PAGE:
Reed & Van Hollen Offer Consumer Credit Control Act to Put Consumers in Charge of Credit Report Sharing & Shoot Down Unwanted “Trigger Leads”
WASHINGTON, DC – In an effort to empower consumers and put Americans in control of their personal information and credit reports, U.S. Senators Jack Reed (D-RI) and Chris Van Hollen (D-MD) introduced the Consumer Credit Control Act (S. 1327). This bill would amend the Fair Credit Reporting Act to give consumers control over when and how their consumer reports are shared by credit bureaus. It would also help cut down on so-called “trigger leads,” where the credit reporting bureaus sell the fact that a consumer is shopping for a mortgage to other lenders, leading to borrowers receiving unwanted solicitations after they start the application process to buy or refinance a home.
Under current law, the existing consumer reporting system is backwards: Credit bureaus collect, analyze, and organize massive amounts of personal information on consumers -- often without our knowledge -- in order to compile consumer reports. The personal information collected in these reports is then sold to financial institutions, insurance companies, or employers who use it to make critical credit or employment decisions. Credit information about consumers may also be sold to companies for marketing purposes.
Following Equifax’s failure several years ago to secure valuable personally identifiable information it collected on approximately 147 million Americans, it remains clear that this system needs to change. Indeed, the National Consumer Law Center’s Chi Chi Wu stated in testimony before the House Financial Services Committee that the Equifax breach “means half of the US population and nearly three-quarters of the consumers with active credit reports are now at risk of identity theft due to one of the worst – if not the worst – breaches of consumer data in American history. These Americans are at risk of having false new credit accounts, phony tax returns, and even spurious medical bills incurred in their good names.” To make matters worse, the risks of identity fraud may only increase with time. As Ed Mierzwinski, U.S. PIRG’s federal Consumer Program Director, explains “unlike credit card numbers, your Social Security Number and Date of Birth don’t change and may even grow more valuable over time, like gold in a bank vault. Much worse, they are the keys to ‘new account identity theft.’”
The Consumer Credit Control Act aims to address these concerns and fix the current ‘upside down’ system.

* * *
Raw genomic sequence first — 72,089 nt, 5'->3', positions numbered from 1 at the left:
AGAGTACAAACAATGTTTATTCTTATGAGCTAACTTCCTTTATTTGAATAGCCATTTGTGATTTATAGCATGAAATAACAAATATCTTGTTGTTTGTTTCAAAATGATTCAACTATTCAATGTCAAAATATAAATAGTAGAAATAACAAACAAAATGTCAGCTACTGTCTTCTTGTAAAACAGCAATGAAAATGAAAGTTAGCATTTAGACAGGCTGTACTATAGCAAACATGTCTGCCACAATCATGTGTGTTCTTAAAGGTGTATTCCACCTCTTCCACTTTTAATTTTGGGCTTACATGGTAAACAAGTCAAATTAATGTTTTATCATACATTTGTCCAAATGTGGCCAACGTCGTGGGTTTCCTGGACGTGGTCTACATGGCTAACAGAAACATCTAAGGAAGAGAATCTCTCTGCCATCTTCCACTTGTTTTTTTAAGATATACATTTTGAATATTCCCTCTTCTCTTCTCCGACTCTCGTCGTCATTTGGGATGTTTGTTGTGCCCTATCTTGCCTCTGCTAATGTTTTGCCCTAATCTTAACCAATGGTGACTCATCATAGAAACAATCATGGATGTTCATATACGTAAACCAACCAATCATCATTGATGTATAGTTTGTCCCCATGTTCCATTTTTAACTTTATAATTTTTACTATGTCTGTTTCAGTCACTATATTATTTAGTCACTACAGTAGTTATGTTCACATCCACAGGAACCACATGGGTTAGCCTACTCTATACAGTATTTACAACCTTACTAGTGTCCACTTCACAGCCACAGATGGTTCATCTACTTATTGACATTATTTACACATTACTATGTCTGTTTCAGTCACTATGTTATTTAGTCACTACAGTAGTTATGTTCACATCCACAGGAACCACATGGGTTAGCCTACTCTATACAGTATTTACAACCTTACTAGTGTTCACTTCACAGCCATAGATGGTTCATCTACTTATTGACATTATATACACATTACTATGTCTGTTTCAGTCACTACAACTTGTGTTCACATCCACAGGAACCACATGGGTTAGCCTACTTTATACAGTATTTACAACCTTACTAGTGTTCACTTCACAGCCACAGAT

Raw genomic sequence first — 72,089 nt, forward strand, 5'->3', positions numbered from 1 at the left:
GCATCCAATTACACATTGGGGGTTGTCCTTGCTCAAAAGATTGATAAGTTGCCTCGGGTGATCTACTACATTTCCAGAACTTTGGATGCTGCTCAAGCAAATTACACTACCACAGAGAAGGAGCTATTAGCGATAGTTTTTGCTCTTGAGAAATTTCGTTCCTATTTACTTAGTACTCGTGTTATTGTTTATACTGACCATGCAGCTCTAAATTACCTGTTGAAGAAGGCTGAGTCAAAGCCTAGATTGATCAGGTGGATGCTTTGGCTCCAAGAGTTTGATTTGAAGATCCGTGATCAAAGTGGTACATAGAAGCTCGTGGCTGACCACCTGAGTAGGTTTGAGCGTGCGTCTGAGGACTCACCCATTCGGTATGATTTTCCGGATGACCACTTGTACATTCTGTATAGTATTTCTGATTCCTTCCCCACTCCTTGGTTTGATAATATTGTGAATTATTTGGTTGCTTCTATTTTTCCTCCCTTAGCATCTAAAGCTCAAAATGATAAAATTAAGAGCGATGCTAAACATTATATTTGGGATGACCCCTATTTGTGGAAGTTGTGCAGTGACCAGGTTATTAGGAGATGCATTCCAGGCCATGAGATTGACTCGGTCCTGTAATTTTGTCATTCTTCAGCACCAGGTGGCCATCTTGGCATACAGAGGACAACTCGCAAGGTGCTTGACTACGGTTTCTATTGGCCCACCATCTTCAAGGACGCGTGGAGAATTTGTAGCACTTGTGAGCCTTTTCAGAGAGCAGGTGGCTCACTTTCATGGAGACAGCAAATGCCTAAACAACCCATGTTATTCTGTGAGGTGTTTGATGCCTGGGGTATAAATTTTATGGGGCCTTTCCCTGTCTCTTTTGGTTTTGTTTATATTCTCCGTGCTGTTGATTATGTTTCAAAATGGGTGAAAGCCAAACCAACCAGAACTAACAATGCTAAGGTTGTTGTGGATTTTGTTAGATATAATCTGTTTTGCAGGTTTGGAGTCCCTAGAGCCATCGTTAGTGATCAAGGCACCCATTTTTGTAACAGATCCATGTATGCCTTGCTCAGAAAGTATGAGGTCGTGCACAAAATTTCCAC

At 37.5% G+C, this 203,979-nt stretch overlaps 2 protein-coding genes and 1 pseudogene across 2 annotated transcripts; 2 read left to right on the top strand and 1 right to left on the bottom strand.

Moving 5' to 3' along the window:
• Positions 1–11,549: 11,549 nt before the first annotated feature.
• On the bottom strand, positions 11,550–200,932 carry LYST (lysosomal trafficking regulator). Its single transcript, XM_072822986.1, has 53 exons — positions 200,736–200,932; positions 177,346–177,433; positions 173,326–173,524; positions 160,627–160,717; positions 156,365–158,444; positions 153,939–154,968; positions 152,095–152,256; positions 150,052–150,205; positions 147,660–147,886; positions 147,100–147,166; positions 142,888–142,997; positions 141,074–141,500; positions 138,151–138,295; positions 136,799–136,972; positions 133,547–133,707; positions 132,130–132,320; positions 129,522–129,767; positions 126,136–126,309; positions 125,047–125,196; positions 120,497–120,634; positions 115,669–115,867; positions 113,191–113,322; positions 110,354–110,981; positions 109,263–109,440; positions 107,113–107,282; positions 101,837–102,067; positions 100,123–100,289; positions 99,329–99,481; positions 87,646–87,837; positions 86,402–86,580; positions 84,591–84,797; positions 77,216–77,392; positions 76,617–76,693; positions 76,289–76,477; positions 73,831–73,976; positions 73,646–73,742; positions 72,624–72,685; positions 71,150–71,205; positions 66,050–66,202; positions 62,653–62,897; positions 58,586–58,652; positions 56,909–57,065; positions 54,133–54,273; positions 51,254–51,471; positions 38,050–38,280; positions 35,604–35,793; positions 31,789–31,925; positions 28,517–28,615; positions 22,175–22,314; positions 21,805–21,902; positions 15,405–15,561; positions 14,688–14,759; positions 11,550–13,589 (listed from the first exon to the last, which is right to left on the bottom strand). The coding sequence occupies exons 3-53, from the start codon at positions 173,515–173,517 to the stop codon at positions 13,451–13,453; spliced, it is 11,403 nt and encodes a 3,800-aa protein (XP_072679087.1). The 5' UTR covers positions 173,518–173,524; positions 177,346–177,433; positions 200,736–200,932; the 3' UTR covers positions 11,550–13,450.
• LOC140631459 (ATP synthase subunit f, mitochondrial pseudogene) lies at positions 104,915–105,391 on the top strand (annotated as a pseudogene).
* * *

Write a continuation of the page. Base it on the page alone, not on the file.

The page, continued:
At no cost to the consumer, the Reed-Van Hollen bill would offer Americans greater control over when and how their consumer reports are released when applying for new credit, a loan, or insurance. The bill would also require consumer reporting agencies to verify a consumer’s identity and secure the consumer’s permission before releasing consumer reports in instances that are particularly susceptible to identity theft and fraud. Additionally, the legislation would require every consumer reporting agency to take appropriate steps to prevent unauthorized access to the consumer reports and personal information they maintain.
These changes are intended to make it tougher for criminals to open new fraudulent credit or insurance accounts in other people’s names.
“The big credit bureaus are collecting your personal information and selling it to other companies for their own financial gain, often without your permission and without adequately protecting your privacy. This data is incredibly valuable, and it impacts every American directly. Congress should pass this legislation to protect people’s sensitive information and their access to credit,” said Senator Reed, a senior member of the Banking Committee. “Our legislation, at no cost to the consumer, gives Americans greater control over when and how their consumer reports are released when applying for new credit, a loan, or insurance. Under this bill, consumer reporting agencies are required to verify a consumer’s identity and secure the consumer’s permission before releasing consumer reports in instances that are particularly vulnerable to identity theft and fraud.”
“For too long the major credit bureaus have been allowed to play fast and loose with selling consumers’ sensitive financial information to boost their profits – putting Americans’ privacy and economic security at risk. This legislation ensures consumers have a say over who gets access to their financial reports and when,” said Senator Van Hollen, a member of the Banking Committee.
Last year, the Consumer Financial Protection Bureau received nearly 979,000 complaints from Americans about credit or consumer reporting. Approximately 89 percent of those complaints were made about the three largest credit reporting agencies: Equifax, Experian, and TransUnion. And 35 percent of those consumer complaints expressed problems with improper use of their report.
The Consumer Credit Control Credit Act is backed by a number of key consumer rights advocates, including: the National Consumer Law Center, U.S. PIRG, the Center for Digital Democracy, Consumer Action, the Consumer Federation of America, Consumer Reports, the National Association of Consumer Advocates, Public Citizen, and the Woodstock Institute.